Bowe Bergdahl: 8 Who Died Searching for a Deserter – Where’s Rose Garden Apology?

Now that Bowe Bergdahl has been charged with Desertion and Misbehavior Before the Enemy, let’s shine a light on the eight men who died in the aftermath of Bergdahl’s abandonment of duty. Bergdahl left his post without his weapons on the night of June 30, 2009. (For information on the charges against Bergdahl, visit here.)

While searching for Bergdahl, “Infantry Officer Bradley Bethea said: “On July 4, 2009, the first two soldiers killed were Private First Class Aaron Fairbairn and Private First Class Justin Casillas.”

…a wave of insurgents attacked the joint U.S./Afghan outpost at Zerok,” killing two U.S. soldiers. This attack came after four days of searches “enraged the local civilian population and derailed the counterinsurgency operations taking place at the time.”…”Officers at Zerok blamed Bergdahl for Fairbairn and Casillas’ deaths.” …

Our battalion suffered six fatalities in a three-week period.

On August 18, an IED killed Private First Class Morris Walker and Staff Sergeant Clayton Bowen during a reconnaissance mission.

On August 26, while conducting a search for a Taliban shadow sub-governor supposedly affiliated with Bergdahl’s captors, Staff Sergeant Kurt Curtiss was shot in the face and killed.

On September 4, during a patrol to a village near the area in which Bergdahl vanished, an insurgent ambush killed Second Lieutenant Darryn Andrews and gravely wounded Private First Class Matthew Martinek, who died of his wounds a week later.

On September 5, while conducting a foot movement toward a village also thought affiliated with Bergdahl’s captors, Staff Sergeant Michael Murphrey stepped on an improvised land mine. He died the next day. ~ Bradley Bethea as reported at Breitbart

In June 2014, after Bergdahl’s release, Bethea interview with The Daily Beast:

And that the truth is: Bergdahl was a deserter, and soldiers from his own unit died trying to track him down.

On the night prior to his capture, Bergdahl pulled guard duty at OP Mest, a small outpost about two hours south of the provincial capitol. The base resembled a wagon circle of armored vehicles with some razor wire strung around them. A guard tower sat high up on a nearby hill, but the outpost itself was no fortress. Besides the tower, the only hard structure that I saw in July 2009 was a plywood shed filled with bottled water. Soldiers either slept in poncho tents or inside their vehicles.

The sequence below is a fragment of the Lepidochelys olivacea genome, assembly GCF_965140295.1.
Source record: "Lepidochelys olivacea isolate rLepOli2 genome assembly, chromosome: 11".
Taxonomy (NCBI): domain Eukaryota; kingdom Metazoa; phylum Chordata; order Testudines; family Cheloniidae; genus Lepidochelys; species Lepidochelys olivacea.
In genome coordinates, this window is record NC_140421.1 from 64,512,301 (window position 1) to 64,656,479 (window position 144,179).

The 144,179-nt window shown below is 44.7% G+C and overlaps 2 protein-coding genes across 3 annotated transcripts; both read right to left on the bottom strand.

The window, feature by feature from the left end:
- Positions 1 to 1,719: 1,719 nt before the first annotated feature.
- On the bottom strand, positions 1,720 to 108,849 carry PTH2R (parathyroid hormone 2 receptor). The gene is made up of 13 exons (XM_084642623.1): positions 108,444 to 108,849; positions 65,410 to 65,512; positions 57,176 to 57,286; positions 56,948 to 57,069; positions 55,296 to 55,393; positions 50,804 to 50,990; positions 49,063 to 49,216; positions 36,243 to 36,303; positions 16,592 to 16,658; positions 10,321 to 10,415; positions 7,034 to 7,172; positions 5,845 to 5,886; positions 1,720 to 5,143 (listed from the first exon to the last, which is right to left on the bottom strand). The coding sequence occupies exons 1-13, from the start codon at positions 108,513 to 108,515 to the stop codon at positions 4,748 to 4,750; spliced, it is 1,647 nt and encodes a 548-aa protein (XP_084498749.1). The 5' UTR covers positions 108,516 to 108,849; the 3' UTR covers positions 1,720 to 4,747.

The next morning, Bergdahl failed to show for the morning roll call. The soldiers in 2nd Platoon, Blackfoot Company discovered his rifle, helmet, body armor and web gear in a neat stack. He had, however, taken his compass. His fellow soldiers later mentioned his stated desire to walk from Afghanistan to India.

Bradley Bethea

Bradley Bethea

Still more from Bethea (Bethea is a writer. Click the photo above for more on his time in Afghanistan):

Looking back on those first 12 weeks, our slice of the war in the vicinity of Sharana resembles a perfectly still snow-globe—a diorama in miniature of all the dust-coated outposts, treeless brown mountains and adobe castles in Paktika province—and between June 25 and June 30, all the forces of nature conspired to turn it over and shake it. On June 25, we suffered our battalion’s first fatality, a platoon leader named First Lieutenant Brian Bradshaw. Five days later, Bergdahl walked away.

His disappearance translated into daily search missions across the entire Afghanistan theater of operations, particularly ours. The combat platoons in our battalion spent the next month on daily helicopter-insertion search missions (called “air assaults”) trying to scour villages for signs of him. Each operations would send multiple platoons and every enabler available in pursuit: radio intercept teams, military working dogs, professional anthropologists used as intelligence gathering teams, Afghan sources in disguise. They would be out for at least 24 hours. I know of some who were on mission for 10 days at a stretch. In July, the temperature was well above 100 degrees Fahrenheit each day.

These cobbled-together units’ task was to search villages one after another. They often took rifle and mortar fire from insurgents, or perhaps just angry locals. They intermittently received resupply from soot-coated Mi-17s piloted by Russian contractors, many of whom were Soviet veterans of Afghanistan. It was hard, dirty and dangerous work. The searches enraged the local civilian population and derailed the counterinsurgency operations taking place at the time. At every juncture I remember the soldiers involved asking why we were burning so much gasoline trying to find a guy who had abandoned his unit in the first place. The war was already absurd and quixotic, but the hunt for Bergdahl was even more infuriating because it was all the result of some kid doing something unnecessary by his own volition.

Fox News reported that Bergdahl “left a note in his tent that said he was leaving to start a new life and intended to renounce his citizenship.

Bergdahl was deployed with the 1st Battalion, 501st Infantry Regiment, 4th Brigade Combat Team, 25th Infantry Division.

It’s time to gather in the White House Rose Garden, the parents, siblings and spouses of these men, lost trying to save Bowe Bergdahl’s skin. Time for a Rose Garden apology. UPDATE: See what these famous liberals said when Bergdahl was “rescued” by military doing their jobs.

Linked at BadBlue, the baddest uncensored news, 24/7. Read it here. 

If you would like to receive Maggie’s Notebook daily posts direct to your inbox, no ads, no spam, EVER, enter your email address in the box below.

Subscribe to Blog via Email

Enter your email address to subscribe to this blog and receive notifications of new posts by email.

Join 957 other subscribers